Reality based Republicans

by Henry on January 29, 2005

I heard Chuck Hagel speak at the World Affairs Councils meeting in Washington DC yesterday (C-Span link “here”: ), and thought it was pretty interesting. The content was vague, as is typical for US politicians warming up for a run at President, but in tone. Hagel was very clearly setting out his stall as the anti-Bush on foreign policy issues. He began his talk by talking about the need to focus on the allies, then spoke of how US public diplomacy had “lost its way,” of how our experience in Iraq should give us pause about trying to impose democracy by force etc etc. Most interesting in the short term, he hinted at some openness to the idea of Senate hearings on the disaster in Iraq, speaking at length about how Senator William Fulbright had come in for enormous criticism from his own party for holding hearings on Vietnam back in the day, but had been vindicated over the longer run. In Hagel’s words, we “should not be party to a false consensus on Iraq, or any other issue.” I’ve no idea of whether anything will come of this – but Hagel seemed to me to be presenting a possible opening for Democrats and reality-based Republicans.

An emerald the size of a plover’s egg

by John Quiggin on January 29, 2005

Readers of my previous post will have noticed that I don’t know much about MMPORPGs In fact, I don’t do much gaming these days, though I chewed up untold amounts of then-scarce mainframe computer time playing Adventure in the 1970s. Still my foray into the field has left me the kind of excitement you get the first time you wander into one of these domains and find precious jewels lying about everywhere.

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Just deserts and the market

by Henry on January 29, 2005

We’ve had a few discussions over CT’s life span where commenters have claimed that free markets produce just deserts; that is, that if markets are working correctly, people end up more or less where they deserve to be. Elizabeth Anderson has a “great post”: over at Left2Right setting out Hayek’s argument that free markets can’t and shouldn’t lead to just deserts if they’re going to have the informational efficiencies that Hayekians see as essential. Key grafs:

bq. Let’s consider first Hayek’s claim that prices in free market capitalism do not give people what they morally deserve. Hayek’s deepest economic insight was that the basic function of free market prices is informational. Free market prices send signals to producers as to where their products are most in demand (and to consumers as to the opportunity costs of their options). They reflect the sum total of the inherently dispersed information about the supply and demand of millions of distinct individuals for each product. Free market prices give us our only access to this information, and then only in aggregate form. This is why centralized economic planning is doomed to failure: there is no way to collect individualized supply and demand information in a single mind or planning agency, to use as a basis for setting prices. Free markets alone can effectively respond to this information.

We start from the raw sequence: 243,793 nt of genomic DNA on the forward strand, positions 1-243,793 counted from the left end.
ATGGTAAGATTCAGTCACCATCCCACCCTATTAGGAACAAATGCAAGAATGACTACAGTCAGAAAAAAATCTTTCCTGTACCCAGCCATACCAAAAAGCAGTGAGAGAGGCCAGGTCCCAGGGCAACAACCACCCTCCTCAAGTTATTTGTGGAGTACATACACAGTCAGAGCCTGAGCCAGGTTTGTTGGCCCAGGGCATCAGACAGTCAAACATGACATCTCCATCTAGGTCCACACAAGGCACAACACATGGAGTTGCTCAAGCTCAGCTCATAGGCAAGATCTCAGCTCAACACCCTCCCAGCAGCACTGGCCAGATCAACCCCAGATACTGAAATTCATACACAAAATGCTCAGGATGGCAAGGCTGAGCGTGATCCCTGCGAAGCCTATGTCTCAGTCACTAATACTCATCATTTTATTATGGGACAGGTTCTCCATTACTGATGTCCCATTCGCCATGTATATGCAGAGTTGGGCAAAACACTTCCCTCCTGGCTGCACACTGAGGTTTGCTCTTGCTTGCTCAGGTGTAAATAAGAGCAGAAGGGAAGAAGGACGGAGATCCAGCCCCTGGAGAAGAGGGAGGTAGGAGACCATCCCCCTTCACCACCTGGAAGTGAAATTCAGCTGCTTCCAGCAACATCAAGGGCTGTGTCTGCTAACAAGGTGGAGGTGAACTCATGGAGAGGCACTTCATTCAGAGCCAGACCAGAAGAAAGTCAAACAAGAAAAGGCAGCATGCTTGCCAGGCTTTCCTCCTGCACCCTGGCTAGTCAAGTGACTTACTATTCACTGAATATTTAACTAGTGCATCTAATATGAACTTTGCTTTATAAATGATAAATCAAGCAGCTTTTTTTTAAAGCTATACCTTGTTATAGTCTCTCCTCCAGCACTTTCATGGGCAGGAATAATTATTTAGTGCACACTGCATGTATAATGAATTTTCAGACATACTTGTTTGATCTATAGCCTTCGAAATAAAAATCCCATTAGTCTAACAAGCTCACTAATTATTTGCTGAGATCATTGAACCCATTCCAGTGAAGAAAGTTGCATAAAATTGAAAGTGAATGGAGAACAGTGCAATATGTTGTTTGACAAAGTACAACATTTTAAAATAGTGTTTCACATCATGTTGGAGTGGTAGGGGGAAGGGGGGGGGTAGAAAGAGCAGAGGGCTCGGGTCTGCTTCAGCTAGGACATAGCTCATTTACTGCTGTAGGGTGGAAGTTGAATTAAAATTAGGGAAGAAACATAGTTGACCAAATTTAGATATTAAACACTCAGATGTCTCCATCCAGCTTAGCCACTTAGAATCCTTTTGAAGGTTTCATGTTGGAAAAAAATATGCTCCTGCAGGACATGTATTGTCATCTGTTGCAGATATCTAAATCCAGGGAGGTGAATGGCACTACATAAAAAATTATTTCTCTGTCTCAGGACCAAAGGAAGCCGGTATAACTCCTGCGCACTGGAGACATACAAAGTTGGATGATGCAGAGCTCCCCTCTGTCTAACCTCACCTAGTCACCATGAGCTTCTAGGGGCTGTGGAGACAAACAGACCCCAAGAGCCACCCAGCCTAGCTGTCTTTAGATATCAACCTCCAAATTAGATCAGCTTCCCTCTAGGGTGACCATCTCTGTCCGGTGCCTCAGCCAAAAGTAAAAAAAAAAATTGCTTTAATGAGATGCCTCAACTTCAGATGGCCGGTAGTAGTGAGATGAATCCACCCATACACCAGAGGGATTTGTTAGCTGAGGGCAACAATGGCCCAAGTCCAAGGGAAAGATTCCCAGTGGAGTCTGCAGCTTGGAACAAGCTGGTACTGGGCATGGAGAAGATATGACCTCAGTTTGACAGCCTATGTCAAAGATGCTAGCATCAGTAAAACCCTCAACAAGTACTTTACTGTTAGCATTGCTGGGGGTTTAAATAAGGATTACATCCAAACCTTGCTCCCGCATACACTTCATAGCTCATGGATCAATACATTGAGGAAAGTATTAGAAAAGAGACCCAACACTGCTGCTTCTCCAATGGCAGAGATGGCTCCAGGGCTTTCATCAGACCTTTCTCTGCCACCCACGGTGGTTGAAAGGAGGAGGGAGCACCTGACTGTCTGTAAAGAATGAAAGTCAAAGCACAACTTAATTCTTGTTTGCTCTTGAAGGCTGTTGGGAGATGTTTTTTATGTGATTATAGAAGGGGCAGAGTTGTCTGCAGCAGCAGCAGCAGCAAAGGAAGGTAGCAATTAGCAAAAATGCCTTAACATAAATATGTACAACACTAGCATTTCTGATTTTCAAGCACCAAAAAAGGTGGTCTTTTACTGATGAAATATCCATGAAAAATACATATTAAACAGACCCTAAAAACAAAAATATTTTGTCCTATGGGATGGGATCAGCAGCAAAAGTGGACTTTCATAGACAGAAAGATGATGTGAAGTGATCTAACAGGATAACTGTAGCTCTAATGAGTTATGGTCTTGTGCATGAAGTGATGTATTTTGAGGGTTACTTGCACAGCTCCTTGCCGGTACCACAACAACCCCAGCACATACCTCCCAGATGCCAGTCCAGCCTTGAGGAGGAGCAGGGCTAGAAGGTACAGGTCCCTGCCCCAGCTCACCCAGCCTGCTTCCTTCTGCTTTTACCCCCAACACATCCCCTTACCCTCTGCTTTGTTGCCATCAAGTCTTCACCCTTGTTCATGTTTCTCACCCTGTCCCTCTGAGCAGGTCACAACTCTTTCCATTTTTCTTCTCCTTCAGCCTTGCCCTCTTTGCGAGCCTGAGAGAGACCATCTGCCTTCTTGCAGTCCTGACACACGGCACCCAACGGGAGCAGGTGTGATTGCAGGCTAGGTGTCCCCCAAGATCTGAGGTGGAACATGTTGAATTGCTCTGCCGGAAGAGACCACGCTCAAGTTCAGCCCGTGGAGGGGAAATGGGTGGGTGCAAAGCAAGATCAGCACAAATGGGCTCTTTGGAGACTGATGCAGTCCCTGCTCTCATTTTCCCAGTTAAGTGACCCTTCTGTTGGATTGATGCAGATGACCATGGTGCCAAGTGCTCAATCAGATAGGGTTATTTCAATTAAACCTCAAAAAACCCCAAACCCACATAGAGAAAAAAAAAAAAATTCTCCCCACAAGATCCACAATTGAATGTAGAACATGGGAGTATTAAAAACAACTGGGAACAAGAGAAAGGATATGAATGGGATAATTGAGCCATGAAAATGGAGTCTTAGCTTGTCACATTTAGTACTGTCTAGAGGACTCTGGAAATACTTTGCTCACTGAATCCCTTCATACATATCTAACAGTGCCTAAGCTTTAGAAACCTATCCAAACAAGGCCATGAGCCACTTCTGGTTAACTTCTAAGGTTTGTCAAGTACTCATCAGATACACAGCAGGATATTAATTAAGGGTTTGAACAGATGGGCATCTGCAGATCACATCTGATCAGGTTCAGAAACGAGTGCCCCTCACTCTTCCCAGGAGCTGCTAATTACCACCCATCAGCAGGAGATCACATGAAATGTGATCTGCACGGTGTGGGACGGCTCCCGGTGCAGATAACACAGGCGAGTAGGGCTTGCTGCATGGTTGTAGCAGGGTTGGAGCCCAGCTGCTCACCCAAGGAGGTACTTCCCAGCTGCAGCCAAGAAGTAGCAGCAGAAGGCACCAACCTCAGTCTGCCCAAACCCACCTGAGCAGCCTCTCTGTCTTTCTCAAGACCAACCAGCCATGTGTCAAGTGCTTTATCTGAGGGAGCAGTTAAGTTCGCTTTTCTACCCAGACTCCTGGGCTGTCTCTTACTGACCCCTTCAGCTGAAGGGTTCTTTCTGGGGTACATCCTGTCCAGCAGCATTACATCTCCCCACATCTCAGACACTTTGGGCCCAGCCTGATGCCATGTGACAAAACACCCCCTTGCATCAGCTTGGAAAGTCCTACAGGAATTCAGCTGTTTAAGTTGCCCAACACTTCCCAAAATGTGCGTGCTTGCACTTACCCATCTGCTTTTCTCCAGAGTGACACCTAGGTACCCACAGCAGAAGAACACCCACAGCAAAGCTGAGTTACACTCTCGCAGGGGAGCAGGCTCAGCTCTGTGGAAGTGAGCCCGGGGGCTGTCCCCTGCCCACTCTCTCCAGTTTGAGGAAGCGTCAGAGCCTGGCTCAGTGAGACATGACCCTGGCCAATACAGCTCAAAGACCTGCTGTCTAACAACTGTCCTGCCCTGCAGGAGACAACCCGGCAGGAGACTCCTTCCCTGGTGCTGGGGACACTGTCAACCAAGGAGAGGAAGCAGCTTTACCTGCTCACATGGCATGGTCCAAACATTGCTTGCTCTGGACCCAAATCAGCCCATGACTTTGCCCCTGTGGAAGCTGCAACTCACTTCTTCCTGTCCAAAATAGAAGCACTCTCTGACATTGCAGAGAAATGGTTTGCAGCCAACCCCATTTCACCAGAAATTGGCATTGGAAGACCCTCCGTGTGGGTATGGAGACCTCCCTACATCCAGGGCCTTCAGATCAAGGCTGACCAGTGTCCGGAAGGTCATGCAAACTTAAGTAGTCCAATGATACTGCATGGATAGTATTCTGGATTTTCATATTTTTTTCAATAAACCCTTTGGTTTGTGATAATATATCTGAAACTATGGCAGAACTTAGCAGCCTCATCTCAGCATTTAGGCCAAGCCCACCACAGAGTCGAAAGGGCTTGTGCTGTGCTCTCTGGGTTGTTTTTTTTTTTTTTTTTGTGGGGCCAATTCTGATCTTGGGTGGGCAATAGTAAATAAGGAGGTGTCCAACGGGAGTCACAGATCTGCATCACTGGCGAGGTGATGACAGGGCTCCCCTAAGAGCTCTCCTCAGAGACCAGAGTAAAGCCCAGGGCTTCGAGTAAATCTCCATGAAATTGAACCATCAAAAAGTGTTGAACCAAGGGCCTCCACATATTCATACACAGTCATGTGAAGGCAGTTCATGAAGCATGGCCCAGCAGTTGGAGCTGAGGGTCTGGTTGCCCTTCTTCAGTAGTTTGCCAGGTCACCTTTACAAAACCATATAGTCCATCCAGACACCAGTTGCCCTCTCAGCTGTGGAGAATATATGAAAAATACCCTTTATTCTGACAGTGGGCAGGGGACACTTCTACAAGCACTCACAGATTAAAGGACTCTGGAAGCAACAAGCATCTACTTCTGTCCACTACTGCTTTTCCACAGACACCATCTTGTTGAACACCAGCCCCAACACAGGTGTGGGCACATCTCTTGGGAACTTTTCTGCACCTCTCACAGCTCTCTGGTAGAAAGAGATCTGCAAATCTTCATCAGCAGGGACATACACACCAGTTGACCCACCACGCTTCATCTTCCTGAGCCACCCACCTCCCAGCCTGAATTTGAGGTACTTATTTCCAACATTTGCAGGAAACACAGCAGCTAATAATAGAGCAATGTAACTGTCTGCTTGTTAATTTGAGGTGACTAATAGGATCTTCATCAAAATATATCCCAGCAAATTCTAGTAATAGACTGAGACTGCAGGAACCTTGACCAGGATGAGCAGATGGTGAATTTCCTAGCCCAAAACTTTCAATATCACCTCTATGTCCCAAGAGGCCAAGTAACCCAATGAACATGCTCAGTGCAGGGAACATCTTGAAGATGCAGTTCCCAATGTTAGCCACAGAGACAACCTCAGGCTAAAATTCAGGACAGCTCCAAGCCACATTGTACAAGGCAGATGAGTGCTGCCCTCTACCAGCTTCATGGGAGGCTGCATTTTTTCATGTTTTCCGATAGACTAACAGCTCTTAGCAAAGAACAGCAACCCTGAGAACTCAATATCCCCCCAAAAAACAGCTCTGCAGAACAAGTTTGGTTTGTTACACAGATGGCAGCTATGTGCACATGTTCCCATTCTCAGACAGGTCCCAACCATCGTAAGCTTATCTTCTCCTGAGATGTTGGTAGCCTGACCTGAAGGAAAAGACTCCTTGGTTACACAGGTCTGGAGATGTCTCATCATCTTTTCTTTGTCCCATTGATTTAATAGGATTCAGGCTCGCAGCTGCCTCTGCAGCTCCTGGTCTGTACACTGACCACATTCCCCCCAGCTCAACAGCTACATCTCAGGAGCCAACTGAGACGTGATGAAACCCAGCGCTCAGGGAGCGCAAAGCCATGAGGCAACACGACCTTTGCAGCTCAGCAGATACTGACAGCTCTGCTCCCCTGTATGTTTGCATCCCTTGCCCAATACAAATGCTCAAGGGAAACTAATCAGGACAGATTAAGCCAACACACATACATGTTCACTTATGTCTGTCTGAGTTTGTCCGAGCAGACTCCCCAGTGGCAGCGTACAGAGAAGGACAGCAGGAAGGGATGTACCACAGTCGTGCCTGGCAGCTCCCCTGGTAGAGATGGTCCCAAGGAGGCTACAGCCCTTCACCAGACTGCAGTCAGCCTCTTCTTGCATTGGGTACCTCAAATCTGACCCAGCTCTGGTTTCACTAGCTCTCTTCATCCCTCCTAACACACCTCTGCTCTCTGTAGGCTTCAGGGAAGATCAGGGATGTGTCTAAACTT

bq. It’s a short step from this core insight about prices to their failure to track any coherent notion of moral desert. Claims of desert are essentially backward-looking. They aim to reward people for virtuous conduct that they undertook in the past. Free market prices are essentially forward-looking. Current prices send signals to producers as to where the demand is now, not where the demand was when individual producers decided on their production plans. Capitalism is an inherently dynamic economic system. It responds rapidly to changes in tastes, to new sources of supply, to new substitutes for old products. This is one of capitalism’s great virtues. But this responsiveness leads to volatile prices. Consequently, capitalism is constantly pulling the rug out from underneath even the most thoughtful, foresightful, and prudent production plans of individual agents. However virtuous they were, by whatever standard of virtue one can name, individuals cannot count on their virtue being rewarded in the free market. For the function of the market isn’t to reward people for past good behavior. It’s to direct them toward producing for current demand, regardless of what they did in the past.

i.e. – you can’t have it both way folks. Via “Brad DeLong”: